Minnesota Musky Opener (Tips & Tactics) – Giant Muskies – Favorite Spots & Baits
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Minnesota Musky Opener
Everybody in Minnesota can breathe a BIG sigh of relief because musky season is finally here!
To celebrate this glorious occasion, we reached out to some high-end Minnesota musky commandos to see how they'll be approaching Musky Opener on their respective waters.
So.....without further ado, let's get to the goods!
Lake Vermilion w/ Luke Ronnestrand
No doubt, Lake Vermilion is going to be BUSY on opening weekend.
Here's how Luke Ronnestrand plans to break down the lake:
"Opening week has turned into one of my favorite times to target Muskies on Lake Vermilion. I get to fish early season areas and spots I seldom use throughout the rest of the season. Shallow sand, boggy shorelines and lily pads draw a lot of attention from all types of fish this time of the year.
"My friends at Vermilion Dam Lodge have told me that some of the bass fishermen staying at the lodge have been encountering Muskies in these locations for the past couple of weeks. I am counting on fish still using these areas.
"Once I stop seeing numbers of fish up shallow, I will start to look at the outside weed lines and shallow mud basins in 10-12 feet. As soon as the fish vacate those areas, I will start looking at some of the deep, open water basin areas."
Big V is a notorious for it's open water bite, but sounds like Luke will be starting shallow and working his way out from there.
Here's his go-to baits for this weekend:
"For shallow water fishing, I like to use gliders, topwaters, twitch baits and some swimbaits. More specifically: Phantom glide baits, Wirth and Wick topwaters, 7" Slammer Minnows, Drifter Vexers and Regular Swimmin' Dawgs. I am also a huge fan of Frenzy's Stagger 8's and CJ's Small Tandem Spinnerbaits.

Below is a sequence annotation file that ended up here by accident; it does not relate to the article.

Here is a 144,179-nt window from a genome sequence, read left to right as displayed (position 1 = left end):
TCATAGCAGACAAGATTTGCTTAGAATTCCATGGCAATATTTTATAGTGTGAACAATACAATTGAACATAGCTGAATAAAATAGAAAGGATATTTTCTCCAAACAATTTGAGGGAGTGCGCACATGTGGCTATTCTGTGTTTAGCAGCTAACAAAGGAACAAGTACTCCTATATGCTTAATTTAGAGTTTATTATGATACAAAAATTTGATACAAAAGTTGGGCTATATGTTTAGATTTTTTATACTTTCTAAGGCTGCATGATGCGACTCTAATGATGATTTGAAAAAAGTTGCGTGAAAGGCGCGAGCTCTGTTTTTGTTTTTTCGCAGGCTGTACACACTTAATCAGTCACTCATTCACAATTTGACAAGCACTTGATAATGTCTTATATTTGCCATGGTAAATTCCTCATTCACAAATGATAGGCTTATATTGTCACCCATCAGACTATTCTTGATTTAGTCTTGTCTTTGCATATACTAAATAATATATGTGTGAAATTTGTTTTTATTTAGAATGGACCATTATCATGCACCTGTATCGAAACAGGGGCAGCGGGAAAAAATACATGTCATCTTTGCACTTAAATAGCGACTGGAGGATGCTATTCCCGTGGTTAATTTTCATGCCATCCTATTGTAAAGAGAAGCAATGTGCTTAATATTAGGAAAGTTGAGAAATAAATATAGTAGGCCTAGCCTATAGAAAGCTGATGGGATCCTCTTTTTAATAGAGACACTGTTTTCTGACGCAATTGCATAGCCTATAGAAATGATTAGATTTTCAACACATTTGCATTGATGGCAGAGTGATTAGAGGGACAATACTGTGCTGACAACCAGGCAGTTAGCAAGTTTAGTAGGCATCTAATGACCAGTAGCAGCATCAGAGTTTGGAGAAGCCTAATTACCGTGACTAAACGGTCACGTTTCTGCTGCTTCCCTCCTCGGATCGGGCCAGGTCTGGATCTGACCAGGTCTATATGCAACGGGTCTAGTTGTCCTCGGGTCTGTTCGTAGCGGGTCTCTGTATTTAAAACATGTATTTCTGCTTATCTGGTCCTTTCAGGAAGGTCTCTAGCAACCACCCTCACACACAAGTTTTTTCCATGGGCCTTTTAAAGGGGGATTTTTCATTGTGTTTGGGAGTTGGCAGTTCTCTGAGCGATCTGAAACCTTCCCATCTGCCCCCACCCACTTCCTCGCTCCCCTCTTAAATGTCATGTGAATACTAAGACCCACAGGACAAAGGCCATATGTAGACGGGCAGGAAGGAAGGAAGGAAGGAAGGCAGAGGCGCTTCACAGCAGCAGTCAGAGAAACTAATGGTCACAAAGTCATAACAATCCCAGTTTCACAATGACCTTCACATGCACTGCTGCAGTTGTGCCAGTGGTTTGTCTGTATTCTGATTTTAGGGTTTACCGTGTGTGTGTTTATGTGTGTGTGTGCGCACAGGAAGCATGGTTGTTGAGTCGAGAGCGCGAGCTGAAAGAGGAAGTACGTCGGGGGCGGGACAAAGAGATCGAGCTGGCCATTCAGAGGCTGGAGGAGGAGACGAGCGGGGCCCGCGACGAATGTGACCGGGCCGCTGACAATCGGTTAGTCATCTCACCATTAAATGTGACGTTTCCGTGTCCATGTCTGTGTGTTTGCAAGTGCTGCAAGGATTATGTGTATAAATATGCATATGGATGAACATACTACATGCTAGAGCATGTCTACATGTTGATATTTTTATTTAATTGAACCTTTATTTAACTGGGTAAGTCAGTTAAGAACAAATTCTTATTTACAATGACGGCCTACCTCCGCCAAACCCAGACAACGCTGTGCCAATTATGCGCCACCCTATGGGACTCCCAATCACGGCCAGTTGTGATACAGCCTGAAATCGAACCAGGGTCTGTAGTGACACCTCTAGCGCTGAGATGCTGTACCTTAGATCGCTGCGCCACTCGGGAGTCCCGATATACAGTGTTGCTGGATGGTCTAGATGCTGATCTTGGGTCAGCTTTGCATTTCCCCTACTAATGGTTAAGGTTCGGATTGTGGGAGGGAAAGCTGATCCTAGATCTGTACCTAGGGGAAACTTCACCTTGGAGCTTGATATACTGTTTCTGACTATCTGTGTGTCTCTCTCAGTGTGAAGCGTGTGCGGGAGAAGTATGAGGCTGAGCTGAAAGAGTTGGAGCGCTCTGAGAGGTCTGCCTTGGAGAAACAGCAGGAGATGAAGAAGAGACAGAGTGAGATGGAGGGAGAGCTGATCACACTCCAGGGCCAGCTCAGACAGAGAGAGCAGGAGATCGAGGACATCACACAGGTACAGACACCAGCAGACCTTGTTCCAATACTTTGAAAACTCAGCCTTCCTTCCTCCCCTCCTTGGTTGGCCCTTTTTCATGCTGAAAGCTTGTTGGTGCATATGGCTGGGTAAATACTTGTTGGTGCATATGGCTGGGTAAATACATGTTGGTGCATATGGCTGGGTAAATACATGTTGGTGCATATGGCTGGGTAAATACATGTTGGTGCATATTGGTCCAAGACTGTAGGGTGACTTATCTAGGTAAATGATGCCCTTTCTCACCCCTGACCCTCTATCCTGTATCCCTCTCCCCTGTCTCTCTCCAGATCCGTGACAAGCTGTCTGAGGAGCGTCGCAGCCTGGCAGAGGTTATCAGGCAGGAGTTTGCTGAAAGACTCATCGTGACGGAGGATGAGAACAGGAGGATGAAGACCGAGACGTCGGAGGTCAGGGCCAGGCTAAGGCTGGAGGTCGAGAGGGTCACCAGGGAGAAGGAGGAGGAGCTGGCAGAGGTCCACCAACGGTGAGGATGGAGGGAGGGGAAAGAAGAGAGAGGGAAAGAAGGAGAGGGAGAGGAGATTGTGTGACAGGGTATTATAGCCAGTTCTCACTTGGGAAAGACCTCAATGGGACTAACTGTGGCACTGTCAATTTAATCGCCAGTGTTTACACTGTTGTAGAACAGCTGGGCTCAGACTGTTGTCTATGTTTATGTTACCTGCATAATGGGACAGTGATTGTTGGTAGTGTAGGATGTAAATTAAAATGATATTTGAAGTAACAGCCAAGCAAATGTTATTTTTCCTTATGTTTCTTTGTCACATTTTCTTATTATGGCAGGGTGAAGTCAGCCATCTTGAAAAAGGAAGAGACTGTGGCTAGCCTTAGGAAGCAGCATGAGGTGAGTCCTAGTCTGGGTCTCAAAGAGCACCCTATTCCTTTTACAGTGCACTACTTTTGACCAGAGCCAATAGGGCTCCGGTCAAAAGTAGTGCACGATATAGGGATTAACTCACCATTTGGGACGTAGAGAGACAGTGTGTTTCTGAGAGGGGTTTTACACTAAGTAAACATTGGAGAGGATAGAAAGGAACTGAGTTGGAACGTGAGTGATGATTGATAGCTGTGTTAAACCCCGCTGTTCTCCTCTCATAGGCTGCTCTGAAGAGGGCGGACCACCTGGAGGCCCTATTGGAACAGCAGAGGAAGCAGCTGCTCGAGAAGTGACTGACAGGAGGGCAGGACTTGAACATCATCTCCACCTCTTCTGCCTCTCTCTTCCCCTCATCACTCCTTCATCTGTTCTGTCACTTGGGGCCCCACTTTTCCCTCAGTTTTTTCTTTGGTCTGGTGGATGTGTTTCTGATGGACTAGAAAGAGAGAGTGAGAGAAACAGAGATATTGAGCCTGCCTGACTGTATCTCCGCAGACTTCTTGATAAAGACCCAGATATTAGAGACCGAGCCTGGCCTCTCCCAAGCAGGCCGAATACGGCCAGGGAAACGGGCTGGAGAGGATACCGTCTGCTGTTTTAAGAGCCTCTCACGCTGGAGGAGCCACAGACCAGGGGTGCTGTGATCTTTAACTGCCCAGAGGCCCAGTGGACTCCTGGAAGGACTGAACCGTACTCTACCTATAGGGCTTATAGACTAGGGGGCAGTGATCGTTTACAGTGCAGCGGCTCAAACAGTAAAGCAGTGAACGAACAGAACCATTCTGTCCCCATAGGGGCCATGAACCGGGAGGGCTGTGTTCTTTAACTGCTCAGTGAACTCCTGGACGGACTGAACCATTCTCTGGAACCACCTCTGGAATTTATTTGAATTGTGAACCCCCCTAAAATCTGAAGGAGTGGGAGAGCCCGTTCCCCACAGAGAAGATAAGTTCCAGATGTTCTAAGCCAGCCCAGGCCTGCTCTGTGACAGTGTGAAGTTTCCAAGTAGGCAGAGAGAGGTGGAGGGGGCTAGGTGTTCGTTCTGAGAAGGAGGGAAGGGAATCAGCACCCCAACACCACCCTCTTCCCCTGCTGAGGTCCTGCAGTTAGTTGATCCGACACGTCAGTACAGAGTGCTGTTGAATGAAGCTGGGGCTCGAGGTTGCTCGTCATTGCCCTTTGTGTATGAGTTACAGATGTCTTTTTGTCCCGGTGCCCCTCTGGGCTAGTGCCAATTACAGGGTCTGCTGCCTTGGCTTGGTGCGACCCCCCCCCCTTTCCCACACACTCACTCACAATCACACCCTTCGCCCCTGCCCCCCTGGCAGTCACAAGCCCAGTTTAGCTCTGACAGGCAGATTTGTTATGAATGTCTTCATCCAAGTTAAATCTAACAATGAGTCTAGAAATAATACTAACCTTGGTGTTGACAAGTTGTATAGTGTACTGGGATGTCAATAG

"Looking forward to getting out there and seeing some of you on the water! Good luck."
What he really means is he's looking forward to kickin' your butt this weekend! 😉
Bemidji/Cass Area w/ Kevin Cochran
Here's how he will be approaching opener this year:
"My early season success revolves around fishing for muskies that are spawning or are furthest away from the spawn. Muskies will be in the spawning or immediate post-spawn stage in the large deep lakes. On the opposite end of the spectrum, muskies in small lakes will be further away from the spawn.
"The larger lakes will have a casting shallow water bite available for spawning or immediate post-spawn fish. We have consistently caught fish casting small 4-6 inch glide baits, jigs, and small bucktails during this time."
And you can bet Kevin won't be "guessing" where the fish are on Saturday....
"Over the last 20 seasons, I have spent time with the DNR electrofishing and netting muskies during the spawn. Typically population assessments are performed in the middle of May. This has given me the precise location of the most active spawning areas on numerous lakes. I will spend the two days leading up to the Minnesota opener scouting with my Side-Imaging and Livescope to find their exact locations."
So that's the big lakes. What about the smaller lakes?
"The smaller lakes have warmer water temperatures and substantial aquatic vegetation in comparison to the large lakes with pelagic baitfish. Muskies in the smaller lakes will start using the emergent weed growth. Muskies can be caught on these lakes casting or short-line structure trolling. On these lakes, I'm typically casting small bucktails, neutrally buoyant crankbaits, and glidebaits. When I am short-line trolling, I use many common small baits that are used on St. Clair."
"Understanding the spawning status of the lake you are fishing is essential to increase your odds at catching muskies. I am fortunate to have numerous lakes that are on opposite ends of the spectrum regarding composition, forage base, and angling pressure. This diversity allows me to exploit the lakes’ optimal bite windows throughout the season."
Here's a closer look at Kevin devising his masterplan for opening weekend:
Western Minnesota w/ Matt Seifert
Musky guide Matt Seifert will be coverin' Western MN, home to some of the states finest musky waters:
"Western Minnesota water temps are 62 to 67° as of right now (June 3). That being said, you can plan on the muskies being done with the spawn and moving to feeding areas. Most of the western lakes are deep and clear, so keep in mind the weed growth will not be anywhere near as good as mid summer.